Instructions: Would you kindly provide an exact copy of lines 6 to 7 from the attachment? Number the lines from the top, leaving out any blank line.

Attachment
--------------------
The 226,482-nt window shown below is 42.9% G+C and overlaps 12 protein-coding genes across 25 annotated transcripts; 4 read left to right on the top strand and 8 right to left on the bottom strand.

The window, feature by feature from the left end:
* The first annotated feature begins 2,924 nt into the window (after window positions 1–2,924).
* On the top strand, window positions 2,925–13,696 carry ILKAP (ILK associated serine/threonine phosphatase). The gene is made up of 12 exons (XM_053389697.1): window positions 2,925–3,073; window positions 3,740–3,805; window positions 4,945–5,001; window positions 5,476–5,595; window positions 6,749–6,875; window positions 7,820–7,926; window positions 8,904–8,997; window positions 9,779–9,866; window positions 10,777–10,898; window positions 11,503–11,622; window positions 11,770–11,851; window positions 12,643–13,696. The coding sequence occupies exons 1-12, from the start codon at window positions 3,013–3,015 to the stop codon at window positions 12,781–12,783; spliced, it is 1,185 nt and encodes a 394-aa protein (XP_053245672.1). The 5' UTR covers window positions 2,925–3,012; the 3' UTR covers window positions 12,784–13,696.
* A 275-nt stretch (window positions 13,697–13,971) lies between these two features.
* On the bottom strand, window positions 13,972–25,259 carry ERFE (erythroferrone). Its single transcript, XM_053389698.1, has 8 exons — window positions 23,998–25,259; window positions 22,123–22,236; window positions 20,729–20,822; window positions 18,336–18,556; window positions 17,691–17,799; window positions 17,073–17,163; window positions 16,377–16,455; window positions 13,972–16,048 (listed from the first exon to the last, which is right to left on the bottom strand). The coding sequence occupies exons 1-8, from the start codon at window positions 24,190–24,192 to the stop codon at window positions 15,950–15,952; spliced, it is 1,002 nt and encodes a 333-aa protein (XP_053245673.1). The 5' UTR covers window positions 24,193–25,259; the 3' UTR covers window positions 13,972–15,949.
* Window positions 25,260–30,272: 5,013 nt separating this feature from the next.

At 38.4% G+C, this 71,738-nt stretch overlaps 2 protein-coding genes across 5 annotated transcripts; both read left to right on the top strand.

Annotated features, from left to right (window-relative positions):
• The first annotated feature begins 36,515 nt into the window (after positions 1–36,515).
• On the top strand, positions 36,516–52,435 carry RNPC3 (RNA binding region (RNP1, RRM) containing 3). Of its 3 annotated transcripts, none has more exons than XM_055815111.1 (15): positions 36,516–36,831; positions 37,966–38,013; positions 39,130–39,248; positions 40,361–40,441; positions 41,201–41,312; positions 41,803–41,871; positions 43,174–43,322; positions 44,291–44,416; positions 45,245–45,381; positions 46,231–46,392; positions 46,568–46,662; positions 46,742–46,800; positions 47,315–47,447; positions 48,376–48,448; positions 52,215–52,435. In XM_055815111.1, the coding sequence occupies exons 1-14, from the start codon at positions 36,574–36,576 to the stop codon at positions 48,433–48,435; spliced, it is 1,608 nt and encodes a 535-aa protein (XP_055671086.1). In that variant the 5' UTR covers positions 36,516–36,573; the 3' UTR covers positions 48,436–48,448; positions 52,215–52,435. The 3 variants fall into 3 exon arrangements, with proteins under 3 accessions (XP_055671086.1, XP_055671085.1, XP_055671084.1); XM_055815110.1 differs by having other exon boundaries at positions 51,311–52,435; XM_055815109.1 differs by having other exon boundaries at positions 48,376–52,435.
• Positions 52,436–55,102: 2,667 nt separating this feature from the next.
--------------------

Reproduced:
* On the bottom strand, window positions 13,972–25,259 carry ERFE (erythroferrone). Its single transcript, XM_053389698.1, has 8 exons — window positions 23,998–25,259; window positions 22,123–22,236; window positions 20,729–20,822; window positions 18,336–18,556; window positions 17,691–17,799; window positions 17,073–17,163; window positions 16,377–16,455; window positions 13,972–16,048 (listed from the first exon to the last, which is right to left on the bottom strand). The coding sequence occupies exons 1-8, from the start codon at window positions 24,190–24,192 to the stop codon at window positions 15,950–15,952; spliced, it is 1,002 nt and encodes a 333-aa protein (XP_053245673.1). The 5' UTR covers window positions 24,193–25,259; the 3' UTR covers window positions 13,972–15,949.
* Window positions 25,260–30,272: 5,013 nt separating this feature from the next.